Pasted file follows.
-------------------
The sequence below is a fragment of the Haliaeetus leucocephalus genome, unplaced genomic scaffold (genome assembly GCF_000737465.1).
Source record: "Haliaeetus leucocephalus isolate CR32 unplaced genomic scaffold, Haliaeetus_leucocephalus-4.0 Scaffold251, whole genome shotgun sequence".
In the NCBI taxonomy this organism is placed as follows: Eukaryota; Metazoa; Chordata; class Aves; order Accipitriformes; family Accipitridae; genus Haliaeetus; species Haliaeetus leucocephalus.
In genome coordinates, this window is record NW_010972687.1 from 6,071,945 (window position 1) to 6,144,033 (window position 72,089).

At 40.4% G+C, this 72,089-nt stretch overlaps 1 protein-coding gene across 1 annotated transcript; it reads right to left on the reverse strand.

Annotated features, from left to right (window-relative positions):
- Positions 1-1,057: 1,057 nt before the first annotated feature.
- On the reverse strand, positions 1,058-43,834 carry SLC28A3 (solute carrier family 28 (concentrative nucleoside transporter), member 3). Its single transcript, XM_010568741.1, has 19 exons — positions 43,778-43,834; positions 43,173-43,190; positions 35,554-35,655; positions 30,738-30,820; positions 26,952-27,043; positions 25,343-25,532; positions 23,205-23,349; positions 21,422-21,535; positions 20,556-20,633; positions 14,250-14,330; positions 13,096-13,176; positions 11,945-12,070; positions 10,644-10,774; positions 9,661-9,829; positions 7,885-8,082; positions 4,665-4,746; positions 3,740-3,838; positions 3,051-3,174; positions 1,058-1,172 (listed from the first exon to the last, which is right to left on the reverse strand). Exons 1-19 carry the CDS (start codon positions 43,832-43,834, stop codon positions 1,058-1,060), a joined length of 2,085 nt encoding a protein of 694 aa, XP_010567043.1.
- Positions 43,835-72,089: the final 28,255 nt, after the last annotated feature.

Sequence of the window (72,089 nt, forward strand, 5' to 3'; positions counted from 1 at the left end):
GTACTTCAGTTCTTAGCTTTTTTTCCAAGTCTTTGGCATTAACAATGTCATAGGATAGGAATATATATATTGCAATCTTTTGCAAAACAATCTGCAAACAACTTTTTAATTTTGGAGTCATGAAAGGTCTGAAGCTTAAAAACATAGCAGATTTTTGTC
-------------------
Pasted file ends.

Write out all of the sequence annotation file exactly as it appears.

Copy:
The sequence below is a fragment of the Haliaeetus leucocephalus genome, unplaced genomic scaffold (genome assembly GCF_000737465.1).
Source record: "Haliaeetus leucocephalus isolate CR32 unplaced genomic scaffold, Haliaeetus_leucocephalus-4.0 Scaffold251, whole genome shotgun sequence".
In the NCBI taxonomy this organism is placed as follows: Eukaryota; Metazoa; Chordata; class Aves; order Accipitriformes; family Accipitridae; genus Haliaeetus; species Haliaeetus leucocephalus.
In genome coordinates, this window is record NW_010972687.1 from 6,071,945 (window position 1) to 6,144,033 (window position 72,089).

At 40.4% G+C, this 72,089-nt stretch overlaps 1 protein-coding gene across 1 annotated transcript; it reads right to left on the reverse strand.

Annotated features, from left to right (window-relative positions):
- Positions 1-1,057: 1,057 nt before the first annotated feature.
- On the reverse strand, positions 1,058-43,834 carry SLC28A3 (solute carrier family 28 (concentrative nucleoside transporter), member 3). Its single transcript, XM_010568741.1, has 19 exons — positions 43,778-43,834; positions 43,173-43,190; positions 35,554-35,655; positions 30,738-30,820; positions 26,952-27,043; positions 25,343-25,532; positions 23,205-23,349; positions 21,422-21,535; positions 20,556-20,633; positions 14,250-14,330; positions 13,096-13,176; positions 11,945-12,070; positions 10,644-10,774; positions 9,661-9,829; positions 7,885-8,082; positions 4,665-4,746; positions 3,740-3,838; positions 3,051-3,174; positions 1,058-1,172 (listed from the first exon to the last, which is right to left on the reverse strand). Exons 1-19 carry the CDS (start codon positions 43,832-43,834, stop codon positions 1,058-1,060), a joined length of 2,085 nt encoding a protein of 694 aa, XP_010567043.1.
- Positions 43,835-72,089: the final 28,255 nt, after the last annotated feature.

Sequence of the window (72,089 nt, forward strand, 5' to 3'; positions counted from 1 at the left end):
GTACTTCAGTTCTTAGCTTTTTTTCCAAGTCTTTGGCATTAACAATGTCATAGGATAGGAATATATATATTGCAATCTTTTGCAAAACAATCTGCAAACAACTTTTTAATTTTGGAGTCATGAAAGGTCTGAAGCTTAAAAACATAGCAGATTTTTGTC